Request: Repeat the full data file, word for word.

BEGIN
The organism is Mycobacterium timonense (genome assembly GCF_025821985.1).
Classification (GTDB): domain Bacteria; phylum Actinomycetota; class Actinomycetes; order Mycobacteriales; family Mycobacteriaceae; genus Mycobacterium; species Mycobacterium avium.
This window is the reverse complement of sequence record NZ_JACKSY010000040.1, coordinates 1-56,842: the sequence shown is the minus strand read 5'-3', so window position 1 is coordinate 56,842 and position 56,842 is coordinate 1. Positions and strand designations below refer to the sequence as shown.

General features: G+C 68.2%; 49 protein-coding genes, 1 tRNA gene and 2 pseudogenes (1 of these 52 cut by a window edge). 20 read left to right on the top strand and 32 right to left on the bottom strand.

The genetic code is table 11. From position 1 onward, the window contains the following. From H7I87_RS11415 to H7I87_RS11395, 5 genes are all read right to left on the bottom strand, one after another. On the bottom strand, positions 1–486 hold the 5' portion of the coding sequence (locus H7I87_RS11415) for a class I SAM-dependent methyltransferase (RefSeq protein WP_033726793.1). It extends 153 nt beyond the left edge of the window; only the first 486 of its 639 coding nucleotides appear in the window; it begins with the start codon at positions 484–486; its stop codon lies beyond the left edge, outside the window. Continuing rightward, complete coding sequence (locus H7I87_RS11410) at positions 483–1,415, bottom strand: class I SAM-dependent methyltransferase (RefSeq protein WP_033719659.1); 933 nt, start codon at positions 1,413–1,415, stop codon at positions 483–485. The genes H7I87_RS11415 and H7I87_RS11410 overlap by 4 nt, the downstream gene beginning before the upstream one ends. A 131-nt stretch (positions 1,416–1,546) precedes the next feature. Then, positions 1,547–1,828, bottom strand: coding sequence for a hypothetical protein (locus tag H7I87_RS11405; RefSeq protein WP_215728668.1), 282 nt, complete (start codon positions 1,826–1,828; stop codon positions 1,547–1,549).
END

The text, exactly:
The organism is Mycobacterium timonense (genome assembly GCF_025821985.1).
Classification (GTDB): domain Bacteria; phylum Actinomycetota; class Actinomycetes; order Mycobacteriales; family Mycobacteriaceae; genus Mycobacterium; species Mycobacterium avium.
This window is the reverse complement of sequence record NZ_JACKSY010000040.1, coordinates 1-56,842: the sequence shown is the minus strand read 5'-3', so window position 1 is coordinate 56,842 and position 56,842 is coordinate 1. Positions and strand designations below refer to the sequence as shown.

General features: G+C 68.2%; 49 protein-coding genes, 1 tRNA gene and 2 pseudogenes (1 of these 52 cut by a window edge). 20 read left to right on the top strand and 32 right to left on the bottom strand.

The genetic code is table 11. From position 1 onward, the window contains the following. From H7I87_RS11415 to H7I87_RS11395, 5 genes are all read right to left on the bottom strand, one after another. On the bottom strand, positions 1–486 hold the 5' portion of the coding sequence (locus H7I87_RS11415) for a class I SAM-dependent methyltransferase (RefSeq protein WP_033726793.1). It extends 153 nt beyond the left edge of the window; only the first 486 of its 639 coding nucleotides appear in the window; it begins with the start codon at positions 484–486; its stop codon lies beyond the left edge, outside the window. Continuing rightward, complete coding sequence (locus H7I87_RS11410) at positions 483–1,415, bottom strand: class I SAM-dependent methyltransferase (RefSeq protein WP_033719659.1); 933 nt, start codon at positions 1,413–1,415, stop codon at positions 483–485. The genes H7I87_RS11415 and H7I87_RS11410 overlap by 4 nt, the downstream gene beginning before the upstream one ends. A 131-nt stretch (positions 1,416–1,546) precedes the next feature. Then, positions 1,547–1,828, bottom strand: coding sequence for a hypothetical protein (locus tag H7I87_RS11405; RefSeq protein WP_215728668.1), 282 nt, complete (start codon positions 1,826–1,828; stop codon positions 1,547–1,549).